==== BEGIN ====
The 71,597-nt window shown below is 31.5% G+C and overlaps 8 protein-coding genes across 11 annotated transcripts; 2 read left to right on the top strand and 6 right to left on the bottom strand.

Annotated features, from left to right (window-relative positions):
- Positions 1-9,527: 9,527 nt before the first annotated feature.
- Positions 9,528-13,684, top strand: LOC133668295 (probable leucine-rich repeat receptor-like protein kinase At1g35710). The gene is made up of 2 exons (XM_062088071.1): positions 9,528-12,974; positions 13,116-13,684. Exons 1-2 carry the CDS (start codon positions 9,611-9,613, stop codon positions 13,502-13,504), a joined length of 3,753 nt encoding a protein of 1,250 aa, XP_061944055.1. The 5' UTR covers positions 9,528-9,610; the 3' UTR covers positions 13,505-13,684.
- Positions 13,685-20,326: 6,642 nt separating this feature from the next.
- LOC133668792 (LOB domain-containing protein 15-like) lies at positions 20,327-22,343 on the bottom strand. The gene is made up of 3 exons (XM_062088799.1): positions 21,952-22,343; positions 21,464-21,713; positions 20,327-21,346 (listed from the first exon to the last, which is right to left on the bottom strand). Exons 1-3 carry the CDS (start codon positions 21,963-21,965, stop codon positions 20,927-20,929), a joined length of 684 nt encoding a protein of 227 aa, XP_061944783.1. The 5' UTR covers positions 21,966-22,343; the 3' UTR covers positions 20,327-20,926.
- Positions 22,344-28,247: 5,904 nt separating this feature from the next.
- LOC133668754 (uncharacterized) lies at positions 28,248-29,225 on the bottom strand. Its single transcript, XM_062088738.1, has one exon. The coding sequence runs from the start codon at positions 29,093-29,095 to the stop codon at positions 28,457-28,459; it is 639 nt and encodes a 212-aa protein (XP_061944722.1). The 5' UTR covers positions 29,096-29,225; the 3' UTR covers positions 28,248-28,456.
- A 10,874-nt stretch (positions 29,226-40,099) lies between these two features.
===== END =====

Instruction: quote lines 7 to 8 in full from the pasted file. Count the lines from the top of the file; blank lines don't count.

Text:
- Positions 22,344-28,247: 5,904 nt separating this feature from the next.
- LOC133668754 (uncharacterized) lies at positions 28,248-29,225 on the bottom strand. Its single transcript, XM_062088738.1, has one exon. The coding sequence runs from the start codon at positions 29,093-29,095 to the stop codon at positions 28,457-28,459; it is 639 nt and encodes a 212-aa protein (XP_061944722.1). The 5' UTR covers positions 29,096-29,225; the 3' UTR covers positions 28,248-28,456.